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As this is all in the public domain anyway... What’s the harm in making it a bit more accessible? The Mechanical Curator twitter account has only got a handful of people following it after all. Maybe there isn’t much appetite for it?

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Creative Uses David Normal installation at Burning Man Festival “Moments” by Joe Bell Colouring-in Pages for Children

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Research and Technology Mario Klingemann Pattern Recognition Software Collaborative PhD ‘A History of the Printed Image 1750-1850: Applying Data Science Techniques to Printed Book Illustration’ TSB Digitial Innovation Contest New tech for tracking Public Domain in the Wild

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Crowdsourcing & Apps Metadata Games Wikipedia Synoptic Index

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Tutorials Using Photoshop to Up-res images Converting images to vector graphics

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Collaborations with Colleagues Inspired by Flickr, a Sound Archive series Maps will be fed into the next phase of the Georeferencer

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Education Images included in Wikipedia Articles University of Minnesota English Literature Course Exercise on Tagging Art Therapy Courses

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Impact: Hard to measure! Are image view stats really a good measure? (163 million views as of 10/06/2014) How about getting every image viewed once? (done by 5/3/2014) at least 5 times? (only a few hundred left 12/06/2014!)

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What’s next? Accessible is great, but can we make our data more useful? Not just images, but any of our researchable digital content?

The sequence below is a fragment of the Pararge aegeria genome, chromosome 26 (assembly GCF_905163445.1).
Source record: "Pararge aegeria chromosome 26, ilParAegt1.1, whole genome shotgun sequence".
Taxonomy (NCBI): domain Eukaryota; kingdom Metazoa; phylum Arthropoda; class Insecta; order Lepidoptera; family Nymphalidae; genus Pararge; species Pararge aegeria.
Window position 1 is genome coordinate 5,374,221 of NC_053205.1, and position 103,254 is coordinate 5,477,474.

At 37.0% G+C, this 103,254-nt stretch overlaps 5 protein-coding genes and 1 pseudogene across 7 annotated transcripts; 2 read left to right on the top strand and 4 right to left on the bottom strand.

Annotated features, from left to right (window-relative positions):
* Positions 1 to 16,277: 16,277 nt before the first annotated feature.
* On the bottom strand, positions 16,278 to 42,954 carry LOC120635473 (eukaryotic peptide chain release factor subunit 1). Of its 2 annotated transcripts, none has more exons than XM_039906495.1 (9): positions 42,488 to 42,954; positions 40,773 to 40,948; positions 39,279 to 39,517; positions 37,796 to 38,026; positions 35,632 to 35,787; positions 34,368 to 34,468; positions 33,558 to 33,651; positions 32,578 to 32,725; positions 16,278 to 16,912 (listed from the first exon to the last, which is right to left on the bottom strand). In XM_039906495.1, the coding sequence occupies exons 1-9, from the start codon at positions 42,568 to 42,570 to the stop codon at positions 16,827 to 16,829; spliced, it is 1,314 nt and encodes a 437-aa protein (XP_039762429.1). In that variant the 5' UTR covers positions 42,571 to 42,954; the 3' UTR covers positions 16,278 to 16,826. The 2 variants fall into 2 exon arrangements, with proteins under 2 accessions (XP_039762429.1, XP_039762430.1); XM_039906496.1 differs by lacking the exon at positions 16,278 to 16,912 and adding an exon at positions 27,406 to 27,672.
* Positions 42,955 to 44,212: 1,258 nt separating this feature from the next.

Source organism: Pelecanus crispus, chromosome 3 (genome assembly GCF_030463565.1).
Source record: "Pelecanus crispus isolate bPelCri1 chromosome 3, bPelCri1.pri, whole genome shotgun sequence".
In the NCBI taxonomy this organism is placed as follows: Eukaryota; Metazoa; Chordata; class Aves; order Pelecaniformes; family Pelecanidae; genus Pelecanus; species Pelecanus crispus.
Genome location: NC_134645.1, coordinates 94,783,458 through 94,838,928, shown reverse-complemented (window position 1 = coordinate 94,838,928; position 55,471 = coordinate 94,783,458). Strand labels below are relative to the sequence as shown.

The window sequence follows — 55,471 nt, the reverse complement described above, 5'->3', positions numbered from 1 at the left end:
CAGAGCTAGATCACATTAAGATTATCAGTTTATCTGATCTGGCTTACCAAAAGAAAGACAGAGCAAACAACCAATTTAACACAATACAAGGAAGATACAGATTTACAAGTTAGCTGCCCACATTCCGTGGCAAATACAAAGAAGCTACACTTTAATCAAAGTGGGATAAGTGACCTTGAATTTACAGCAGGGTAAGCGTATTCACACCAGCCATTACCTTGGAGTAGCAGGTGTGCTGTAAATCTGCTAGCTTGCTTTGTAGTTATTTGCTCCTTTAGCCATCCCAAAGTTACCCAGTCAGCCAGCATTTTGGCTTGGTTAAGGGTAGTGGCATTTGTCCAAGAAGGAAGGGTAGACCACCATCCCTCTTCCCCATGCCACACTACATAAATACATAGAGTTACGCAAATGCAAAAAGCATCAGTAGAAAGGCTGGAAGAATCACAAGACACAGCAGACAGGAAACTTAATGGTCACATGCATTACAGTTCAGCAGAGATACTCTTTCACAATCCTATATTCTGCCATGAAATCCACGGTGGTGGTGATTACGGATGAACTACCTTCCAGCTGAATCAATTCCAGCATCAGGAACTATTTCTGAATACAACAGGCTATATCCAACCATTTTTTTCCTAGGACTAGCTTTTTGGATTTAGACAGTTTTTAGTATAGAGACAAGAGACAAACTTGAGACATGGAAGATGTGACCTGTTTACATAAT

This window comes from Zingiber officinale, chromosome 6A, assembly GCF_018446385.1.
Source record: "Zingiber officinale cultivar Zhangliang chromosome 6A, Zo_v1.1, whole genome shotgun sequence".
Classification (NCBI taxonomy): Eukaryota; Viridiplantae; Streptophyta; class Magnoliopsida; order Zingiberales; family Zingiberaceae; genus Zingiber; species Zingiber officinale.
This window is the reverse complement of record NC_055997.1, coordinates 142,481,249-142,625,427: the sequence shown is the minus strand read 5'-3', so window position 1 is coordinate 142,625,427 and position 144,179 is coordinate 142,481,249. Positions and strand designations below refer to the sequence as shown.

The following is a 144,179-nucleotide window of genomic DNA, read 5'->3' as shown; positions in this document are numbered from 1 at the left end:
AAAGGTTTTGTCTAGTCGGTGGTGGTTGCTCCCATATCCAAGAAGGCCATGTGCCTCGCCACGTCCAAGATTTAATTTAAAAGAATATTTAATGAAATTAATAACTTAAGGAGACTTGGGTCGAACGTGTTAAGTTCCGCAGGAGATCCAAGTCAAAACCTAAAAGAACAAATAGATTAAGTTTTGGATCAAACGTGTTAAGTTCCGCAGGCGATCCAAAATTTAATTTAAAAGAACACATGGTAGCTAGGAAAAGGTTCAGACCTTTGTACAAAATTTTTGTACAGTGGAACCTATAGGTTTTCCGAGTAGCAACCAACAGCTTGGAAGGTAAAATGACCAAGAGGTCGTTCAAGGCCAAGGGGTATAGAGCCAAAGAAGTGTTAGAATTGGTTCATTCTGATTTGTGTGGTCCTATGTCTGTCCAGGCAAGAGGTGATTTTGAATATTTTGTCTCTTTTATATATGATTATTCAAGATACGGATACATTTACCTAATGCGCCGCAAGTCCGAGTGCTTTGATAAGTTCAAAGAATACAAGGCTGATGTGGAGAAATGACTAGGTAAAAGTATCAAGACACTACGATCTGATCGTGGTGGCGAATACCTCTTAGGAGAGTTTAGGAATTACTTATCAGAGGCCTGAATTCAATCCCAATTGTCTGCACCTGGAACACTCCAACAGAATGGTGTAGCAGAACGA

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Microsoft Azure 4 Research award This was awarded to British Library Labs at the end of last year. Equivalent to $40,000 for a years use! This gave us capacity and storage for our “unplanned” experiments. Microsoft (and UCL) are joining in on a new experiment...

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The ‘British Library Big Data Experiment’ “What can a group of UCL Big Data CS students do when given access to cloud computing, all of the book data and a focus group of digital humanists?”

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“Playing with assurance” Using concepts from party games like “Wits and Wagers” to validate and assure incoming tags.

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[Tangent warning] Scott Nicholson’s RECIPE

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In summary Mechanical Curator is still tweeting, and Flickr is still standing. We are experimenting with broader and more direct access to our digital holdings. There is a demand for this content! Take the content to where people go. NB ‘where’ is entirely dependant on the current culture of search and research. Right now, it’s Google.

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Now for one, final experiment…

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Thank you! Questions?

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Thank you for your time (Autographs by reception, ?10 each)

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[drops microphone] [audience goes wild]

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Maybe just ending it with the useful details?

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Contact: [email protected] @benosteen Links:

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Image credits: Title image: from "Image taken from page 97 of 'The Mineral Baths of Bath. The Bathes of Bathe's Ayde in the reign of Charles 2nd as illustrated by a drawing of the King's and Queen's Bath, signed 1675. Whereunto is annexed a Visit to Bath in the year 1675 by “A Person of Q" by The British Library (More from this book here: Slide 10 - Title: The costume of Yorkshire, Illustrator: "Walker, George; Havell, R & D (George Walker; R and D Havell)" Provenance: London, 1814 Caption: Rape threshing Slide 11 - Image taken from page 3 of 'Worthy Workers. A monthly magazine for all, etc. [Edited and partly written by Sarah Sutton.] no. 1. March 1886' Slide 16 - Image taken from page 467 of '[The History of New South Wales, including Botany Bay, Port Jackson, Pamaratta [sic], Sydney, and all its dependancies ... with the customs and manners of the natives, and an account of the English colony, from its foundation Slide 20 - Image from